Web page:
To me, the East End has an ‘atmosphere’, a ‘personality’ in the same way that south and north London do. That’s what I enjoy most when visiting the area today.
You also edit Ripperologist Magazine, the journal of Jack the Ripper, East End and Victorian studies. Can you tell us a little bit about it? How did that get started?
I joined the fledgling Casebook message boards in the very early days, and through discussions there met Paul Begg, Eduardo Zinna, Johanne Edgington and many several others, including Andy Aliffe. Andy invited us to a meeting of the Cloak and Dagger Club (I believe it was their fourth – it was still at the Alma in Spelman Street at the time) so a small group of us went along, not knowing that Andy had warned members that ‘the people from the internet’ were coming.
We were immediately made to feel welcome, and after the talk that evening (by Nick Connell) I met Mark Galloway and Paul Daniel, who had agreed that Paul would become Editor of the club magazine, Ripperologist.
As a graphic designer, I offered my services to Paul and while he understandably preferred to put his own visual stamp on it, a short time later I became a sort of Sub Editor, helping with suggestions and comments as well as book reviews and reports from the C&D meetings.
A few years later Paul expressed a desire to step down so Paul Begg was invited to become Editor, and I took over artwork duties.
It soon became obvious that it was a lot of work and help was required, so we called in Eduardo Zinna and then Chris George. As the readership of the magazine grew it was apparent that the vast majority didn’t attend Club meetings, and Ripperologist became a separate entity, with the C&D renaming itself The Whitechapel Society 1888 and launched their Journal.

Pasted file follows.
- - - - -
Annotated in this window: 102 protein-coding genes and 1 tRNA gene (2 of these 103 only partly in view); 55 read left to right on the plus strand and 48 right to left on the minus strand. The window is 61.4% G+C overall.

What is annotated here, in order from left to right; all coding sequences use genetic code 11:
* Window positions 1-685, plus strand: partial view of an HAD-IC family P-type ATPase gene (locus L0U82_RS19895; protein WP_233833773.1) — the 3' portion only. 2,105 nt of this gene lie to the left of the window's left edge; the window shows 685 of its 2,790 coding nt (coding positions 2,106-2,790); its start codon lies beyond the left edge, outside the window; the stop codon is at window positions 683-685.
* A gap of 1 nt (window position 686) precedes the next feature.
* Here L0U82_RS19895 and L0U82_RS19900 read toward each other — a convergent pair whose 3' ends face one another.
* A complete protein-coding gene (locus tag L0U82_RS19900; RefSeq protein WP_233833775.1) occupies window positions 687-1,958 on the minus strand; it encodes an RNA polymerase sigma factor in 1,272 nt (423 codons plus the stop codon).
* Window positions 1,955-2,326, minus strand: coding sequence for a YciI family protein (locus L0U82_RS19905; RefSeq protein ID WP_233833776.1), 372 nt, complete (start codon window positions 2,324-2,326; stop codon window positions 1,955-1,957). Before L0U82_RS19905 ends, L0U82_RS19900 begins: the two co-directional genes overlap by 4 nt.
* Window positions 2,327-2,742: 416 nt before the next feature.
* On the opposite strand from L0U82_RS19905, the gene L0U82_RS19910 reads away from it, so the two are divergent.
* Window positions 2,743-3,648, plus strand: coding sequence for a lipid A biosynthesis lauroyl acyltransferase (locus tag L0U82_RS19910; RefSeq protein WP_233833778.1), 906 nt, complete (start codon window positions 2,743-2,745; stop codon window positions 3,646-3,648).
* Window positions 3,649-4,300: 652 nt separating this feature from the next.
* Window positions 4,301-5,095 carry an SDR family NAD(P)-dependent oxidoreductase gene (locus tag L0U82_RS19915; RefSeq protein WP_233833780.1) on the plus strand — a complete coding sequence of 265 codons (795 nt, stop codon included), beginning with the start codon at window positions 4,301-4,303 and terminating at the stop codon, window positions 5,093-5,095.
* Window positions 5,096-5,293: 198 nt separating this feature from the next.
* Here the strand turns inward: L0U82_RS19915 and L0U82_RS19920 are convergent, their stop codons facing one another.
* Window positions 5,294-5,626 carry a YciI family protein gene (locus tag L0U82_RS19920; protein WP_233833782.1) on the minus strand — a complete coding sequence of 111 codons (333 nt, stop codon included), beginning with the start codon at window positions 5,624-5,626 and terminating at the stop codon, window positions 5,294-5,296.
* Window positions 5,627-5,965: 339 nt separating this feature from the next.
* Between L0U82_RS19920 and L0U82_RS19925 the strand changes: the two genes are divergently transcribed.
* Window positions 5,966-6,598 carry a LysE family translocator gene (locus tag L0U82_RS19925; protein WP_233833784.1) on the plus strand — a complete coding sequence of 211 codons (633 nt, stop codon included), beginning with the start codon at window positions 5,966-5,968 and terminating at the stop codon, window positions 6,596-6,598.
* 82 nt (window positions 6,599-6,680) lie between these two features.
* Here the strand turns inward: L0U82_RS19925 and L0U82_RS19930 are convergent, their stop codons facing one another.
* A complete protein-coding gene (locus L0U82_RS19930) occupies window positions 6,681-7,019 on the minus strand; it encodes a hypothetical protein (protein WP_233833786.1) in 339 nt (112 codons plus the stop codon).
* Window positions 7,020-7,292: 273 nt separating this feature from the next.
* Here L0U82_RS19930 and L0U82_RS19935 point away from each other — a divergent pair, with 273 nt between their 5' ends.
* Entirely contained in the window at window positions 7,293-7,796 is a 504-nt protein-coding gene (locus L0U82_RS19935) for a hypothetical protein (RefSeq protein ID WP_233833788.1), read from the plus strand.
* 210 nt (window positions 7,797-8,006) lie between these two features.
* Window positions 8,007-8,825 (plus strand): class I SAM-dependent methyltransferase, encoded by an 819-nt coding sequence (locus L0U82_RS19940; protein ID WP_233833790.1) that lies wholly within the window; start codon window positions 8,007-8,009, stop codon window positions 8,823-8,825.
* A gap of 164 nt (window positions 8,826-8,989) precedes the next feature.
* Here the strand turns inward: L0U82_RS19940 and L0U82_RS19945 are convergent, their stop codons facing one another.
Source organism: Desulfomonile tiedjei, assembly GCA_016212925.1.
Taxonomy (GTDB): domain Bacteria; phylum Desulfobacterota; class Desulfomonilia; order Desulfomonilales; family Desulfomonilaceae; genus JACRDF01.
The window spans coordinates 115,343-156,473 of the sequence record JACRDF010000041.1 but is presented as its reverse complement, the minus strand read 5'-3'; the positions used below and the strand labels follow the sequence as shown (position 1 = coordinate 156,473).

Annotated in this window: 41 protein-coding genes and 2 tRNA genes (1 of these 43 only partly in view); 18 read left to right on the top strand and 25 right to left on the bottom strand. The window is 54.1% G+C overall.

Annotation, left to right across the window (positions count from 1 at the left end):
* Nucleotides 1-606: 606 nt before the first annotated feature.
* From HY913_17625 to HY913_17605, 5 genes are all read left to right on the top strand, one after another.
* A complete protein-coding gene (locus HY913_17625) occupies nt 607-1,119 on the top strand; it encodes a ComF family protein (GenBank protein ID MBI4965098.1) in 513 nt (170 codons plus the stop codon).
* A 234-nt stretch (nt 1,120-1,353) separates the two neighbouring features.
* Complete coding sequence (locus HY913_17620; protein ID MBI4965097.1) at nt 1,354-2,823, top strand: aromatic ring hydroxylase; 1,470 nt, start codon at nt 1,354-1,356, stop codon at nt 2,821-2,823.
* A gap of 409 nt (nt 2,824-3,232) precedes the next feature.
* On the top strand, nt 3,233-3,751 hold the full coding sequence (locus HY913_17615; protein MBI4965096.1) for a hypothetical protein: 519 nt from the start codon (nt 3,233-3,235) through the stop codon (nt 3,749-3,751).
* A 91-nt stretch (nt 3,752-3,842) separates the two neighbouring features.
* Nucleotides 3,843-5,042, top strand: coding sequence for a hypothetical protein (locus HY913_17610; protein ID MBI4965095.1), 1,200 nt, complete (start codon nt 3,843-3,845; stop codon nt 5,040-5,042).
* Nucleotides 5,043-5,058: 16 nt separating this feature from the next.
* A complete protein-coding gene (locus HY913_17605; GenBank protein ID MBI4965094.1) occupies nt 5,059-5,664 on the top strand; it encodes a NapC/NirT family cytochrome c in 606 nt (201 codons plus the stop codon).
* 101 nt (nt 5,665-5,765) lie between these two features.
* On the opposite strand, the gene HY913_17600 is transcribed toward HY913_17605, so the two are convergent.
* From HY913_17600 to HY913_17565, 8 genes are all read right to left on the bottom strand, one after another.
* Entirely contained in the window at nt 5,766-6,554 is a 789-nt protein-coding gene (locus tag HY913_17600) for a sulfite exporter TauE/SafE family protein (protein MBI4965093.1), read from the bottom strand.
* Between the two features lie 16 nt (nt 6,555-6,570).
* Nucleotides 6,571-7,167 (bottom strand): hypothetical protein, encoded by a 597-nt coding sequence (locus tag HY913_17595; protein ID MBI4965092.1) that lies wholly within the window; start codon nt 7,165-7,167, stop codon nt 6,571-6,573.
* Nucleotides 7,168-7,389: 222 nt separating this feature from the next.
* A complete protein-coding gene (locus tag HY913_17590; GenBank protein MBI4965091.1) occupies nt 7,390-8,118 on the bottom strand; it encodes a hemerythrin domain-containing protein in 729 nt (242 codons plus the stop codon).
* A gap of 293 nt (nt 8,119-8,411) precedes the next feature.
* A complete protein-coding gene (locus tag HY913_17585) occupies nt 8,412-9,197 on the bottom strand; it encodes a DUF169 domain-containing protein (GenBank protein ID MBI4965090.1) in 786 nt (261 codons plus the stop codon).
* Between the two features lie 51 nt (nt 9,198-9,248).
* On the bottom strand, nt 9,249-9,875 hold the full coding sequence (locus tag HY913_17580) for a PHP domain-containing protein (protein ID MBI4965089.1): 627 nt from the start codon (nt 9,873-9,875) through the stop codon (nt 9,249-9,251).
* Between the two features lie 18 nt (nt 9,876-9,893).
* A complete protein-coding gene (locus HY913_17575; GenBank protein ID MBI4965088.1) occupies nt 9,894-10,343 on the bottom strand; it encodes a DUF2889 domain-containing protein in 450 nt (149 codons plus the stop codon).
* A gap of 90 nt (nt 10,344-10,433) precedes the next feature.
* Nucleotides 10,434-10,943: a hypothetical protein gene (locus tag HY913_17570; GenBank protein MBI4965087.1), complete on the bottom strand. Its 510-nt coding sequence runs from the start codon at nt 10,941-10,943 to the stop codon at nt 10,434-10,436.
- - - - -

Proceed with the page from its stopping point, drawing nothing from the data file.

Over the years we’ve had some magnificent help from some special people such as Don Souden, Jane Coram, Jennifer Sheldon and Gareth Williams, and I’m proud that we have gone through some difficult periods (the move from printed magazine to electronic journal springs to mind), but have come out stronger.
This year the Rip will be 21 (of which I’ve been on board 17 years), and soon to publish our 150th issue. That’s a remarkable statistic given the supposed limited scope of our topic of interest, but testament to the work being conducted by those interested in the Jack the Ripper case and associated areas.
You’ve also recently become a publisher. What made you decide to take that step?
It came about as a result of a chat with Paul Begg.
We were discussing progress on my book on Donald Swanson and I commented that I’d designed a cover which I’d be reluctant to let some other publisher change; Paul pointed out that with my design background it actually made sense to produce the book myself, and the more I thought about it the more I liked the idea.
I happened to mention this decision to Neil Bell, who had long wished that the Police Code was more widely available to researchers, and that was the first step to taking on other authors’ work and I decided to launch the publishing part of my design company properly.
Luckily I have been able to call on the services of David Green as a professional indexer, along with editors such as Paul Begg and Mark Ripper, so I have all aspects covered.